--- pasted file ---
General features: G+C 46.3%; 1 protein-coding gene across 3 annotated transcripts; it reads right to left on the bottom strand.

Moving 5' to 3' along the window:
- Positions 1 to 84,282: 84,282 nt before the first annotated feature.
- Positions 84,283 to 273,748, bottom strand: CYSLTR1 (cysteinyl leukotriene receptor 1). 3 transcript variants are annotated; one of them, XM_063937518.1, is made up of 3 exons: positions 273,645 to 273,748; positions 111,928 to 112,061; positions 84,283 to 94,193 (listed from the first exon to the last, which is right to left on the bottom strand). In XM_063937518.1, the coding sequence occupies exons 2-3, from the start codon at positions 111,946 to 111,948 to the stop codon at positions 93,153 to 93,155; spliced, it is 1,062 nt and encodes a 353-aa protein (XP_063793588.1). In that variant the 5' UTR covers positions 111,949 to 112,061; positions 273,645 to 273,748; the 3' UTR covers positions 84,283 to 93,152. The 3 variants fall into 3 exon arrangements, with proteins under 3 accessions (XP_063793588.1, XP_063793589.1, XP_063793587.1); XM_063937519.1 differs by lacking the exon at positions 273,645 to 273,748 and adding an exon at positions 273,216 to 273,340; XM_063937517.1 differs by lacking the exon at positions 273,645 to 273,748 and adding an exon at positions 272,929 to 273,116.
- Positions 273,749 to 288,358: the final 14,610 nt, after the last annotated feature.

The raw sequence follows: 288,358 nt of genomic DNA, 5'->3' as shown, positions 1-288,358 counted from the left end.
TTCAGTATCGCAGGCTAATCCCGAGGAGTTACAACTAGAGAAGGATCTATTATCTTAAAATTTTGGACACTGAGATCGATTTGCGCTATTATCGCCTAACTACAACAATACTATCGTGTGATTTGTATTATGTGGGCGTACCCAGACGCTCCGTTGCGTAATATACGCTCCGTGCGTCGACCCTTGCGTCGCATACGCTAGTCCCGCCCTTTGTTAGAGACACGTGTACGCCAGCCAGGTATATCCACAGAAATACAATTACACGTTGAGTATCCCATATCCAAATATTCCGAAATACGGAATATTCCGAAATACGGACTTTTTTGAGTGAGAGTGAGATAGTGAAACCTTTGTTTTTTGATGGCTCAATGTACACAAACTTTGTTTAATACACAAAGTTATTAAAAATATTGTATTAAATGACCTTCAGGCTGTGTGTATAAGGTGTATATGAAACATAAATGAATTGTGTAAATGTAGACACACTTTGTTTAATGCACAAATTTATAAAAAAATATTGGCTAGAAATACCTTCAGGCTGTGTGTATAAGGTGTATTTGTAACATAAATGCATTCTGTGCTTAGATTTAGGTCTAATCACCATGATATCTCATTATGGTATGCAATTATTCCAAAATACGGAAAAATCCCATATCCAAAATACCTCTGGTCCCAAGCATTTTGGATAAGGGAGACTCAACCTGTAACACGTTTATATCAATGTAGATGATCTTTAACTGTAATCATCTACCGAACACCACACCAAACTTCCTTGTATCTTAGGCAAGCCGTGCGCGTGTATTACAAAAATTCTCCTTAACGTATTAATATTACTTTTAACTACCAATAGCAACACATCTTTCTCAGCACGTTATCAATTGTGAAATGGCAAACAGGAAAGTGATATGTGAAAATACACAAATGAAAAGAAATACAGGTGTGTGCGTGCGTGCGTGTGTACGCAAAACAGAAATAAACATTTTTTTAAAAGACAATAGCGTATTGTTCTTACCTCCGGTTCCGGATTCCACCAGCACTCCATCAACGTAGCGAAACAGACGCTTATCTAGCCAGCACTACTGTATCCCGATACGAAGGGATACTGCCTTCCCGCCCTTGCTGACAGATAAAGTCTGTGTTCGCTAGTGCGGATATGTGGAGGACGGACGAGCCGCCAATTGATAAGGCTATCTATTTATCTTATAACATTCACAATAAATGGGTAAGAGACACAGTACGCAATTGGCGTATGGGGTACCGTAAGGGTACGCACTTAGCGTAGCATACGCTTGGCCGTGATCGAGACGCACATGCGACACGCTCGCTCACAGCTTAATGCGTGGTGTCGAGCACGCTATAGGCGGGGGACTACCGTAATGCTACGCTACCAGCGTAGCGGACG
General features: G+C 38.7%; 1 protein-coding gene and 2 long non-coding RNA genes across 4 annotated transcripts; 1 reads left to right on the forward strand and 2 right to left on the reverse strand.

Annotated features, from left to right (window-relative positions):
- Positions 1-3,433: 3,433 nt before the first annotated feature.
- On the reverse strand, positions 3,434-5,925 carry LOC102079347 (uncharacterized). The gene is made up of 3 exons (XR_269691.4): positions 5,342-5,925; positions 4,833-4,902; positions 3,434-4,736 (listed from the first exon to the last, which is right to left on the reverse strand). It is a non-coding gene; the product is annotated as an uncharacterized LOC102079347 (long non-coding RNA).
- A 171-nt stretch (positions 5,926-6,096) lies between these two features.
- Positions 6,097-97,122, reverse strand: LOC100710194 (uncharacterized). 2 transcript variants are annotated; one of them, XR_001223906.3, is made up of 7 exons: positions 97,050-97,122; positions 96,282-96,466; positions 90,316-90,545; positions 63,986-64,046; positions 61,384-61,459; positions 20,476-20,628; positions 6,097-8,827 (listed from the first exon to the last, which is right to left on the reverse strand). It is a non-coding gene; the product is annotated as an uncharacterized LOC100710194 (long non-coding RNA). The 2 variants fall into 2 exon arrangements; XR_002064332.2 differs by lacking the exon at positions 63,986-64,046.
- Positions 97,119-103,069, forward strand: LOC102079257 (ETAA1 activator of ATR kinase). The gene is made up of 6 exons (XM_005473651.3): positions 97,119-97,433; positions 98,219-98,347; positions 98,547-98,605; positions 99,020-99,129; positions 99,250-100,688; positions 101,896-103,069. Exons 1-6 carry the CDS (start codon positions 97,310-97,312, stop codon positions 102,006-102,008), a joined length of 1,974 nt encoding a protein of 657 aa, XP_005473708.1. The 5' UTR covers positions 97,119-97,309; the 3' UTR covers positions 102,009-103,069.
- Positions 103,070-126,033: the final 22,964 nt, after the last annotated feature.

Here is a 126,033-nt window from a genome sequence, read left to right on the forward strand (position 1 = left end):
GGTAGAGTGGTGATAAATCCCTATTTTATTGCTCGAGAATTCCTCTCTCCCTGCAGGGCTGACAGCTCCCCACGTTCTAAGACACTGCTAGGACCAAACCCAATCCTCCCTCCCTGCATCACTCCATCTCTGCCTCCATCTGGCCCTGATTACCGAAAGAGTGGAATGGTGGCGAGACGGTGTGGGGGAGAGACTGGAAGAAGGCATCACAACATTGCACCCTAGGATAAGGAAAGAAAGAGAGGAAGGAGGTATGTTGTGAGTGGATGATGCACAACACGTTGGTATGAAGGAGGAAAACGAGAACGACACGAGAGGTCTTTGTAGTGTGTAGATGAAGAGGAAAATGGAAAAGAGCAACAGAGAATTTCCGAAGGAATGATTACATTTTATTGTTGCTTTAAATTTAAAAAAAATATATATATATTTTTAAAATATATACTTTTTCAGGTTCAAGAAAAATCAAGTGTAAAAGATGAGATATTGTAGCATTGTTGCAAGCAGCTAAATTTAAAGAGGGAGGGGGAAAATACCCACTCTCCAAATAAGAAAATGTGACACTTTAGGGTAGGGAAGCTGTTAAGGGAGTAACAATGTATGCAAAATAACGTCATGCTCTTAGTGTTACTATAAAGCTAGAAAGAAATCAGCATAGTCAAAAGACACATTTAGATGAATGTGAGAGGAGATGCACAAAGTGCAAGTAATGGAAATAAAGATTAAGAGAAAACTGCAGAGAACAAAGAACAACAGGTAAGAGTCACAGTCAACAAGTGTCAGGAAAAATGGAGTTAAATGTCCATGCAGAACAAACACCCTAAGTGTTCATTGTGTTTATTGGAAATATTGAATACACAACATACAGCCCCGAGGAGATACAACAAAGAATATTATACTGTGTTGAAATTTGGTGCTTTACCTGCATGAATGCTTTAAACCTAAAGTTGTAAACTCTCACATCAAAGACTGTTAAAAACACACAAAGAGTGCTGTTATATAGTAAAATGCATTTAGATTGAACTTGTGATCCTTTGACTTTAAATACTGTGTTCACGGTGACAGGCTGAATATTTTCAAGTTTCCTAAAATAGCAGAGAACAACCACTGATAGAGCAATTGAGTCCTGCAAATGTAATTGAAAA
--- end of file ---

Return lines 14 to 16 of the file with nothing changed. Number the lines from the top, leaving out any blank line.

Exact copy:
- Positions 97,119-103,069, forward strand: LOC102079257 (ETAA1 activator of ATR kinase). The gene is made up of 6 exons (XM_005473651.3): positions 97,119-97,433; positions 98,219-98,347; positions 98,547-98,605; positions 99,020-99,129; positions 99,250-100,688; positions 101,896-103,069. Exons 1-6 carry the CDS (start codon positions 97,310-97,312, stop codon positions 102,006-102,008), a joined length of 1,974 nt encoding a protein of 657 aa, XP_005473708.1. The 5' UTR covers positions 97,119-97,309; the 3' UTR covers positions 102,009-103,069.
- Positions 103,070-126,033: the final 22,964 nt, after the last annotated feature.

Here is a 126,033-nt window from a genome sequence, read left to right on the forward strand (position 1 = left end):